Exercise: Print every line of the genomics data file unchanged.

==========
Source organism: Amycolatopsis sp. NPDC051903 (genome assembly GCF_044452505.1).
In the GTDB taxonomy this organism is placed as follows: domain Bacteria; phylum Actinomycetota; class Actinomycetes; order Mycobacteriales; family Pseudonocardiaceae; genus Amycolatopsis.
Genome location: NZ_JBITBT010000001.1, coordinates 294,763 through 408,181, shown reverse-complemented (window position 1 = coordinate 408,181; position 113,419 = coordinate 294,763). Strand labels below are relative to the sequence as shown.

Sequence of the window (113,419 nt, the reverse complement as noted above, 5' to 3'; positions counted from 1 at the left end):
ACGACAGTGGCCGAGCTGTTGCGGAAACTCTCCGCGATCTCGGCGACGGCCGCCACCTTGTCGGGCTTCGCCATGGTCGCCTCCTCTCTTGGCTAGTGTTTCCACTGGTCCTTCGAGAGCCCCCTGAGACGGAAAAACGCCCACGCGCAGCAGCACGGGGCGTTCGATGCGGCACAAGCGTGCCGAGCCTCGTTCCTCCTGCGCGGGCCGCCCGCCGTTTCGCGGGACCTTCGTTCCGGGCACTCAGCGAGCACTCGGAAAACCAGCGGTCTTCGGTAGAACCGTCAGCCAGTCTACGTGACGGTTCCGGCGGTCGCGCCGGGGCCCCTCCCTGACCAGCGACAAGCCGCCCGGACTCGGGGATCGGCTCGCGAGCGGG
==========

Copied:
Source organism: Amycolatopsis sp. NPDC051903 (genome assembly GCF_044452505.1).
In the GTDB taxonomy this organism is placed as follows: domain Bacteria; phylum Actinomycetota; class Actinomycetes; order Mycobacteriales; family Pseudonocardiaceae; genus Amycolatopsis.
Genome location: NZ_JBITBT010000001.1, coordinates 294,763 through 408,181, shown reverse-complemented (window position 1 = coordinate 408,181; position 113,419 = coordinate 294,763). Strand labels below are relative to the sequence as shown.

Sequence of the window (113,419 nt, the reverse complement as noted above, 5' to 3'; positions counted from 1 at the left end):
ACGACAGTGGCCGAGCTGTTGCGGAAACTCTCCGCGATCTCGGCGACGGCCGCCACCTTGTCGGGCTTCGCCATGGTCGCCTCCTCTCTTGGCTAGTGTTTCCACTGGTCCTTCGAGAGCCCCCTGAGACGGAAAAACGCCCACGCGCAGCAGCACGGGGCGTTCGATGCGGCACAAGCGTGCCGAGCCTCGTTCCTCCTGCGCGGGCCGCCCGCCGTTTCGCGGGACCTTCGTTCCGGGCACTCAGCGAGCACTCGGAAAACCAGCGGTCTTCGGTAGAACCGTCAGCCAGTCTACGTGACGGTTCCGGCGGTCGCGCCGGGGCCCCTCCCTGACCAGCGACAAGCCGCCCGGACTCGGGGATCGGCTCGCGAGCGGG